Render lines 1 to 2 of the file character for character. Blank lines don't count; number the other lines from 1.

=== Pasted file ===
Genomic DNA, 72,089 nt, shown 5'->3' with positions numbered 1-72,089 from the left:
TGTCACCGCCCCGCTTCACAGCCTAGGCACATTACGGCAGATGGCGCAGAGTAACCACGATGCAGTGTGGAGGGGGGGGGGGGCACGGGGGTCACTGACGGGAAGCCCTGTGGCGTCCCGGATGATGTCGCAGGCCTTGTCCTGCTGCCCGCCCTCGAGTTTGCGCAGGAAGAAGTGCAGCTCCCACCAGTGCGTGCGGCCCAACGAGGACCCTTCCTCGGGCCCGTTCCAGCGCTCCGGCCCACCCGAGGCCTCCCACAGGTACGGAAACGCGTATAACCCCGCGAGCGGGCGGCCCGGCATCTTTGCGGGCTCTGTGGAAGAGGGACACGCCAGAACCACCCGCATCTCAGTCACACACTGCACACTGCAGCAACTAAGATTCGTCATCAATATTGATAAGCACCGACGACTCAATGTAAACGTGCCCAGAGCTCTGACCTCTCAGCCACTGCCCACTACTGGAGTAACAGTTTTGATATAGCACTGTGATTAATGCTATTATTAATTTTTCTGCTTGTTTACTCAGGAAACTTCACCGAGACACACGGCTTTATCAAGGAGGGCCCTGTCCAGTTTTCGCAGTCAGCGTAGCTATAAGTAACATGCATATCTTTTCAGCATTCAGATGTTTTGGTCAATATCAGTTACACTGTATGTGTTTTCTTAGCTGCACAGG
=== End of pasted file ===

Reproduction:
Genomic DNA, 72,089 nt, shown 5'->3' with positions numbered 1-72,089 from the left:
TGTCACCGCCCCGCTTCACAGCCTAGGCACATTACGGCAGATGGCGCAGAGTAACCACGATGCAGTGTGGAGGGGGGGGGGGGCACGGGGGTCACTGACGGGAAGCCCTGTGGCGTCCCGGATGATGTCGCAGGCCTTGTCCTGCTGCCCGCCCTCGAGTTTGCGCAGGAAGAAGTGCAGCTCCCACCAGTGCGTGCGGCCCAACGAGGACCCTTCCTCGGGCCCGTTCCAGCGCTCCGGCCCACCCGAGGCCTCCCACAGGTACGGAAACGCGTATAACCCCGCGAGCGGGCGGCCCGGCATCTTTGCGGGCTCTGTGGAAGAGGGACACGCCAGAACCACCCGCATCTCAGTCACACACTGCACACTGCAGCAACTAAGATTCGTCATCAATATTGATAAGCACCGACGACTCAATGTAAACGTGCCCAGAGCTCTGACCTCTCAGCCACTGCCCACTACTGGAGTAACAGTTTTGATATAGCACTGTGATTAATGCTATTATTAATTTTTCTGCTTGTTTACTCAGGAAACTTCACCGAGACACACGGCTTTATCAAGGAGGGCCCTGTCCAGTTTTCGCAGTCAGCGTAGCTATAAGTAACATGCATATCTTTTCAGCATTCAGATGTTTTGGTCAATATCAGTTACACTGTATGTGTTTTCTTAGCTGCACAGG